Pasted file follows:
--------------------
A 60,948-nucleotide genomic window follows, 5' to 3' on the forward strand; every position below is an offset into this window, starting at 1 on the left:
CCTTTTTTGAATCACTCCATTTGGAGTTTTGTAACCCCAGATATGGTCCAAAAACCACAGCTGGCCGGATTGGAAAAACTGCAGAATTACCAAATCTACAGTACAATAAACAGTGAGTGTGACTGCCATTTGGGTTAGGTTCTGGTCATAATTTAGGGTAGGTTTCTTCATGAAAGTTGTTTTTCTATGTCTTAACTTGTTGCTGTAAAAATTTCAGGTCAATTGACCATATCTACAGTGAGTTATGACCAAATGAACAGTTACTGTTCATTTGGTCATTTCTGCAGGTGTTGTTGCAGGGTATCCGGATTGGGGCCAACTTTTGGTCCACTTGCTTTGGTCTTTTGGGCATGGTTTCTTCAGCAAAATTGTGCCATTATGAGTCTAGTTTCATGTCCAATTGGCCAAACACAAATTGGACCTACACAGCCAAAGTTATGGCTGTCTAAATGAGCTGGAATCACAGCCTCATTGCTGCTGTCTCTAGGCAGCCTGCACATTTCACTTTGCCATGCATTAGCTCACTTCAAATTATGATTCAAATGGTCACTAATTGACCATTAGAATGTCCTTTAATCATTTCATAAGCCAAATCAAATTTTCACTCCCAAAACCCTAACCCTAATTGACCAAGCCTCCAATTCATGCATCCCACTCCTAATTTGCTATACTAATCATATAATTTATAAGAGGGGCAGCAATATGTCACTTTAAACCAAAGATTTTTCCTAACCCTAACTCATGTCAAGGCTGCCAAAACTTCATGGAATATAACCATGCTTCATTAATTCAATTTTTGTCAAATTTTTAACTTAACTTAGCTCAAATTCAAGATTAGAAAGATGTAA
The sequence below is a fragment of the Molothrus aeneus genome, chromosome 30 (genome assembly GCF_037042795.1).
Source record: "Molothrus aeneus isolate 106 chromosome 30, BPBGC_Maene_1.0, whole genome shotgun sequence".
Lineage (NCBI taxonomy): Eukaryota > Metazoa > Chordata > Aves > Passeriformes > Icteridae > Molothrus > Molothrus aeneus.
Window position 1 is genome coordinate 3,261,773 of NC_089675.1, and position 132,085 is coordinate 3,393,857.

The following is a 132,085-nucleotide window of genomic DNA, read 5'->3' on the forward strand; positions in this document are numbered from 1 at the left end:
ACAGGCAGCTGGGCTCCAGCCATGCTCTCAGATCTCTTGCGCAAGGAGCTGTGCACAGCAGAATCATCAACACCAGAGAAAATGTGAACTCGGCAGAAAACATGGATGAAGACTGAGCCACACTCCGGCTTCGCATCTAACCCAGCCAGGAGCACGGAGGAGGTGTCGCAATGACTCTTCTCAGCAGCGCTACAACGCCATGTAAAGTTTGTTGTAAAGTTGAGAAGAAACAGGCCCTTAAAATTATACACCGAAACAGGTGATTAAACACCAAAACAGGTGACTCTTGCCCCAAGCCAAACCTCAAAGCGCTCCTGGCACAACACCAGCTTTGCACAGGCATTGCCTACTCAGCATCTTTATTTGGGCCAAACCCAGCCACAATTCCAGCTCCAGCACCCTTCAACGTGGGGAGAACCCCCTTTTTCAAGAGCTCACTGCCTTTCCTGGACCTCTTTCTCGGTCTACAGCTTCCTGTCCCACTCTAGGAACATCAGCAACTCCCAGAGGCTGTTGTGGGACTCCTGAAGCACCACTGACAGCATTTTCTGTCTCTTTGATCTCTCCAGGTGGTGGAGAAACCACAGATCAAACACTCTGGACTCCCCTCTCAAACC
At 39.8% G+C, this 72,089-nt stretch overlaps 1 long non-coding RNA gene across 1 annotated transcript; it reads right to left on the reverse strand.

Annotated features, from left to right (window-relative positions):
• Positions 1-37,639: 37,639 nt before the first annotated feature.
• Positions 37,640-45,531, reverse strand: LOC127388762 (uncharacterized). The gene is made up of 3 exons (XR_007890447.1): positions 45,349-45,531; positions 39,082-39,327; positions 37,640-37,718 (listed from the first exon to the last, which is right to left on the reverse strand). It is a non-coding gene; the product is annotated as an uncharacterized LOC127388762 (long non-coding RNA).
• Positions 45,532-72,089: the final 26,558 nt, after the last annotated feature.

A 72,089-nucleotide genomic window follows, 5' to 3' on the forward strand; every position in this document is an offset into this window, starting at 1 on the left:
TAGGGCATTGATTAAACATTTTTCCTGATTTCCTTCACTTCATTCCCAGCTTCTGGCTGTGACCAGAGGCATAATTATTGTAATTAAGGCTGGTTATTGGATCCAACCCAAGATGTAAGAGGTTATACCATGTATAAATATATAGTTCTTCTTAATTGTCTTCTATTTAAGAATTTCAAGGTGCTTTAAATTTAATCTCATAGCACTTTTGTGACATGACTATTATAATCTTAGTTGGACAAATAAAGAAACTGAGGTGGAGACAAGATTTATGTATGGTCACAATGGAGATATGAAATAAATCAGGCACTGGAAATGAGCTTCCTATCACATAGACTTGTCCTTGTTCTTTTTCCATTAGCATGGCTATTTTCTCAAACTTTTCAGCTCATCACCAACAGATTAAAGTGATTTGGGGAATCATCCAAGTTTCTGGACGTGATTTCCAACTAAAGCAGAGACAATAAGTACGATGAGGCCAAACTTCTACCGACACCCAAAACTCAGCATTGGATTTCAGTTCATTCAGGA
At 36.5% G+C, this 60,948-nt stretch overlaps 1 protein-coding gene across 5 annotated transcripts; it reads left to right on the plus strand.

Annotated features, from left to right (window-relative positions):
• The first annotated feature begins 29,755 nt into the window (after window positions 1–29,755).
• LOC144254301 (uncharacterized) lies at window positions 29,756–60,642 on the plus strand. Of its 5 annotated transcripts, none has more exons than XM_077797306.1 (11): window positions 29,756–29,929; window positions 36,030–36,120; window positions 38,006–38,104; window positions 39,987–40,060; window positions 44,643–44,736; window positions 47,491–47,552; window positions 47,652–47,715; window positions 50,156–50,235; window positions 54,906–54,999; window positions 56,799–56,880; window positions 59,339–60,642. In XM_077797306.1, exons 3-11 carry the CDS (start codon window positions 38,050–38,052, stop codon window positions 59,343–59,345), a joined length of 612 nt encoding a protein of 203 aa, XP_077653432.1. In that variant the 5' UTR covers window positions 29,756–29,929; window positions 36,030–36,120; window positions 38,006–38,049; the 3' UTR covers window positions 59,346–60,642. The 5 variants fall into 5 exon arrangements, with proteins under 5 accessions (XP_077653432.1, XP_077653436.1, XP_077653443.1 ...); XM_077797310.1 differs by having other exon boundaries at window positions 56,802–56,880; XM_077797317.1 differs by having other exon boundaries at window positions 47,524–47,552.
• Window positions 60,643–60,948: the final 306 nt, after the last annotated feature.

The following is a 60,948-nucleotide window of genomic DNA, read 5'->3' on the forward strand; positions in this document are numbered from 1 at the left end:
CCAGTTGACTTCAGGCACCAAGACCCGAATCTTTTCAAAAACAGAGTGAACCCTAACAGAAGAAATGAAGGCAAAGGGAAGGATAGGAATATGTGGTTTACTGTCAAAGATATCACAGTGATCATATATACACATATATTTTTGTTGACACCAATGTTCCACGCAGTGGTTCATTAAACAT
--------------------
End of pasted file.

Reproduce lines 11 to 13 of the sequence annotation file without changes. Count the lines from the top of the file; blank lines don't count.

• Positions 1-37,639: 37,639 nt before the first annotated feature.
• Positions 37,640-45,531, reverse strand: LOC127388762 (uncharacterized). The gene is made up of 3 exons (XR_007890447.1): positions 45,349-45,531; positions 39,082-39,327; positions 37,640-37,718 (listed from the first exon to the last, which is right to left on the reverse strand). It is a non-coding gene; the product is annotated as an uncharacterized LOC127388762 (long non-coding RNA).
• Positions 45,532-72,089: the final 26,558 nt, after the last annotated feature.